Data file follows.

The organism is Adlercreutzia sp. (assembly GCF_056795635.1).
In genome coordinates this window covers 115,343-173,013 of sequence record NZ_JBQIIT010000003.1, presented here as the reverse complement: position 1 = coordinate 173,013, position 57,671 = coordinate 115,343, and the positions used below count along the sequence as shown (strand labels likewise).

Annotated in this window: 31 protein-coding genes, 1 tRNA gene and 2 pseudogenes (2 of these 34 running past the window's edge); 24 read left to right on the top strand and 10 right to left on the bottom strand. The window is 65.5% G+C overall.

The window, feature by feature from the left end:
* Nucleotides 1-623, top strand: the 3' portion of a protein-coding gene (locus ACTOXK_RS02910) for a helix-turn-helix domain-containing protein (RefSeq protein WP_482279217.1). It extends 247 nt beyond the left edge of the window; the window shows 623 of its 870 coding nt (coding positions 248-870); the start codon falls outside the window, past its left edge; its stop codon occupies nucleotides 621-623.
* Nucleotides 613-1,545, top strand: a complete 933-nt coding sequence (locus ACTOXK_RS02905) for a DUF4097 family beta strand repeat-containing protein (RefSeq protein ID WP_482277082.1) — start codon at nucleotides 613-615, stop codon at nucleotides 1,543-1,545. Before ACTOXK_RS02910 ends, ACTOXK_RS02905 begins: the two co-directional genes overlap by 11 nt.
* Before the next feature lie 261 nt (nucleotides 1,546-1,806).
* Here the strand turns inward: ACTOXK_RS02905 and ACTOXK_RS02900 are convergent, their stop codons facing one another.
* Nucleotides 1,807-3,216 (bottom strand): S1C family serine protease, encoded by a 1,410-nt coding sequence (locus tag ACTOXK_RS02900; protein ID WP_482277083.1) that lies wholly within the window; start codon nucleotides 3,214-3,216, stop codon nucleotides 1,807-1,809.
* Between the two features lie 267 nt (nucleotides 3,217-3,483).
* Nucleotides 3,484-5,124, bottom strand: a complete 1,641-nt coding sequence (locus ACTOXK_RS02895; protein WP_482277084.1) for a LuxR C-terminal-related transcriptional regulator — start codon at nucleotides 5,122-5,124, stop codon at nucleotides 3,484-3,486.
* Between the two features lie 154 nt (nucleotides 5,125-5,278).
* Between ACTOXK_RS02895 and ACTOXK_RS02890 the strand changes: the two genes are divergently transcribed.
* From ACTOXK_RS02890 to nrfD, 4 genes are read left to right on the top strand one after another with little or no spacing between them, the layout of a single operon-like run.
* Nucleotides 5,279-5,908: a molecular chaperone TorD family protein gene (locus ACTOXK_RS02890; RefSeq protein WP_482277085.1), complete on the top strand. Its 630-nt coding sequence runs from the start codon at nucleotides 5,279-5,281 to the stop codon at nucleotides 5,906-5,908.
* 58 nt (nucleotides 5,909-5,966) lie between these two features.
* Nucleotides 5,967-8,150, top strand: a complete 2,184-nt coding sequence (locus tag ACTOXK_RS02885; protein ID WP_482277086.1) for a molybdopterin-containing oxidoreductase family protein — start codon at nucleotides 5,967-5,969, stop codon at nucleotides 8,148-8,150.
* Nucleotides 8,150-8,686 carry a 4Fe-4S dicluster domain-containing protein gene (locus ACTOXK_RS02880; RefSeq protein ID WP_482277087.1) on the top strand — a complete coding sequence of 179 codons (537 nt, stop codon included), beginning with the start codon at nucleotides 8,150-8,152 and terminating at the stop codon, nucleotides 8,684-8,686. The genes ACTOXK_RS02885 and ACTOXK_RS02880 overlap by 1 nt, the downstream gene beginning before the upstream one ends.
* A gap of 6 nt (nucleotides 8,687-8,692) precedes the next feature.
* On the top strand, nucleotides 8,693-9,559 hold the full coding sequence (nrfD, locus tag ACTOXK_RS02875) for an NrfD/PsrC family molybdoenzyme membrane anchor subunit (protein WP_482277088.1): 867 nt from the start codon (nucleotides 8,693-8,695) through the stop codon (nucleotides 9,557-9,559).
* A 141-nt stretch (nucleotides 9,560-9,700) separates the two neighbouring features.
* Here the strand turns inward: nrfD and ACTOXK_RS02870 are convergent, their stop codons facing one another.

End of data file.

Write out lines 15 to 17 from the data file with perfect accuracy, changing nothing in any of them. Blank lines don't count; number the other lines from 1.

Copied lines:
* Nucleotides 5,279-5,908: a molecular chaperone TorD family protein gene (locus ACTOXK_RS02890; RefSeq protein WP_482277085.1), complete on the top strand. Its 630-nt coding sequence runs from the start codon at nucleotides 5,279-5,281 to the stop codon at nucleotides 5,906-5,908.
* 58 nt (nucleotides 5,909-5,966) lie between these two features.
* Nucleotides 5,967-8,150, top strand: a complete 2,184-nt coding sequence (locus tag ACTOXK_RS02885; protein ID WP_482277086.1) for a molybdopterin-containing oxidoreductase family protein — start codon at nucleotides 5,967-5,969, stop codon at nucleotides 8,148-8,150.